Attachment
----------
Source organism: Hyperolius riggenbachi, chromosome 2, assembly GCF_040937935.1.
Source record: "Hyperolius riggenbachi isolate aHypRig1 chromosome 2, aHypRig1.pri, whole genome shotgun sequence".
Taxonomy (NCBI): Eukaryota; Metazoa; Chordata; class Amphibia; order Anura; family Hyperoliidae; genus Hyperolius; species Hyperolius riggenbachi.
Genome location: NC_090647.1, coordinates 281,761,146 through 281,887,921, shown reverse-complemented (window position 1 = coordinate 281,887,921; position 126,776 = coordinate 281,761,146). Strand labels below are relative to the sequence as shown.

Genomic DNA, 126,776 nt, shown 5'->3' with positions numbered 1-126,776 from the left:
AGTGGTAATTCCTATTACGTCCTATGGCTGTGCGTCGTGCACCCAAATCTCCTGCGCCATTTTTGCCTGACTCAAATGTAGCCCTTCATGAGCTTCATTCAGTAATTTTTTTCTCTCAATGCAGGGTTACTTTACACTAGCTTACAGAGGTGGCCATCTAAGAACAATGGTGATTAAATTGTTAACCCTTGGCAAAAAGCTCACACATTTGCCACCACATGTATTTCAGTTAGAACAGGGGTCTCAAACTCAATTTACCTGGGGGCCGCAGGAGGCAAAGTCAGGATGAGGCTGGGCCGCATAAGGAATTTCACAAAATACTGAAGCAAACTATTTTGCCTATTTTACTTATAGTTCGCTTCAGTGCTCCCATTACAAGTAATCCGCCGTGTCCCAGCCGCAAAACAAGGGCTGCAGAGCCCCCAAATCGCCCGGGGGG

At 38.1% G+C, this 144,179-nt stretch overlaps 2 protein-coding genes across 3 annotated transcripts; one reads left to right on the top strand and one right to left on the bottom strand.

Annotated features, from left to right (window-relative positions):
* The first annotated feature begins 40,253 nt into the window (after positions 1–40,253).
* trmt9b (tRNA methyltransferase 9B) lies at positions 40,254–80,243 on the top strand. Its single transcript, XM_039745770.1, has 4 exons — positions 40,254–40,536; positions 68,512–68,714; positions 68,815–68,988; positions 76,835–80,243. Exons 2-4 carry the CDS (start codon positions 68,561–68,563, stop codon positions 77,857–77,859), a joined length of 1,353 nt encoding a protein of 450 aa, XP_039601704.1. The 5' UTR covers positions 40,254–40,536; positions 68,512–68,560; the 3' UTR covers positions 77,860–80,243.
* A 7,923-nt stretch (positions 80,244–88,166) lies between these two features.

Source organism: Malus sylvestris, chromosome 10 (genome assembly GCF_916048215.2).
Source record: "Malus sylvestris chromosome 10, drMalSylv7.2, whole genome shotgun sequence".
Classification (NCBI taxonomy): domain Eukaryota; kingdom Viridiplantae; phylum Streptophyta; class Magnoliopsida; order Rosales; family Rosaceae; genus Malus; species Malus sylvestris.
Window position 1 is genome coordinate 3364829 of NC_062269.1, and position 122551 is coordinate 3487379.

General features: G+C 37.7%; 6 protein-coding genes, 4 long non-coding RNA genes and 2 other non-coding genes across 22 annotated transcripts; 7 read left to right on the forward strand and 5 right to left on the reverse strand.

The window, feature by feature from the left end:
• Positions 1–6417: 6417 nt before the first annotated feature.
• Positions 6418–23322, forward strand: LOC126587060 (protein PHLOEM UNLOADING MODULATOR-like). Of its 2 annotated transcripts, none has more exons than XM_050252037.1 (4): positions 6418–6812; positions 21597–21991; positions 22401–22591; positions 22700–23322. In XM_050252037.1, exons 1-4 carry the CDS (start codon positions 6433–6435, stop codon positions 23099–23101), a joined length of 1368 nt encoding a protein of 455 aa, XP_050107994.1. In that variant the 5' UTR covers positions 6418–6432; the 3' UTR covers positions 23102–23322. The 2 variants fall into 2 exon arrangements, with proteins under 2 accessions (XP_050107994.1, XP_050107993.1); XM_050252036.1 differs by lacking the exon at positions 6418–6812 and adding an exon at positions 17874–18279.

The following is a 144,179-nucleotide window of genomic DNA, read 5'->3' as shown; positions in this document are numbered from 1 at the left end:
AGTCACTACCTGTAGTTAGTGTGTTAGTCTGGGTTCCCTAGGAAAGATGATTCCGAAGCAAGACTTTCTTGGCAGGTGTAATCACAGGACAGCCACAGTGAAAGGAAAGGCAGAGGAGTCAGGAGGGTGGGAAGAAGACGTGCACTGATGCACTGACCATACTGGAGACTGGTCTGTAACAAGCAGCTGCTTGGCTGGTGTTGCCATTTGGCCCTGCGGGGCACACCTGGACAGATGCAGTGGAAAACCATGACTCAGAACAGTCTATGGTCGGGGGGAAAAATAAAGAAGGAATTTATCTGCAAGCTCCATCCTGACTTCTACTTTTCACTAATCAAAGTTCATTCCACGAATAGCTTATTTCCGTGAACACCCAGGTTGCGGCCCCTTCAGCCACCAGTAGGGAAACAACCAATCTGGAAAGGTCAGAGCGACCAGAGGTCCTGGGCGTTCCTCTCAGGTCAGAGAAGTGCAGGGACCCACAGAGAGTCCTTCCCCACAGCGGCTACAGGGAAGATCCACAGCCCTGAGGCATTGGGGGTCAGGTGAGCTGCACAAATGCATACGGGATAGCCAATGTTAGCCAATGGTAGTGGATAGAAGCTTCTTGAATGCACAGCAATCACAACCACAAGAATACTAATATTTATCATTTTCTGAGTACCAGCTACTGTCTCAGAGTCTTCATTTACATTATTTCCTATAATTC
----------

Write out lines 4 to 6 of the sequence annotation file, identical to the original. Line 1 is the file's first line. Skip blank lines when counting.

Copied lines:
Genome location: NC_090647.1, coordinates 281,761,146 through 281,887,921, shown reverse-complemented (window position 1 = coordinate 281,887,921; position 126,776 = coordinate 281,761,146). Strand labels below are relative to the sequence as shown.

Genomic DNA, 126,776 nt, shown 5'->3' with positions numbered 1-126,776 from the left:
AGTGGTAATTCCTATTACGTCCTATGGCTGTGCGTCGTGCACCCAAATCTCCTGCGCCATTTTTGCCTGACTCAAATGTAGCCCTTCATGAGCTTCATTCAGTAATTTTTTTCTCTCAATGCAGGGTTACTTTACACTAGCTTACAGAGGTGGCCATCTAAGAACAATGGTGATTAAATTGTTAACCCTTGGCAAAAAGCTCACACATTTGCCACCACATGTATTTCAGTTAGAACAGGGGTCTCAAACTCAATTTACCTGGGGGCCGCAGGAGGCAAAGTCAGGATGAGGCTGGGCCGCATAAGGAATTTCACAAAATACTGAAGCAAACTATTTTGCCTATTTTACTTATAGTTCGCTTCAGTGCTCCCATTACAAGTAATCCGCCGTGTCCCAGCCGCAAAACAAGGGCTGCAGAGCCCCCAAATCGCCCGGGGGG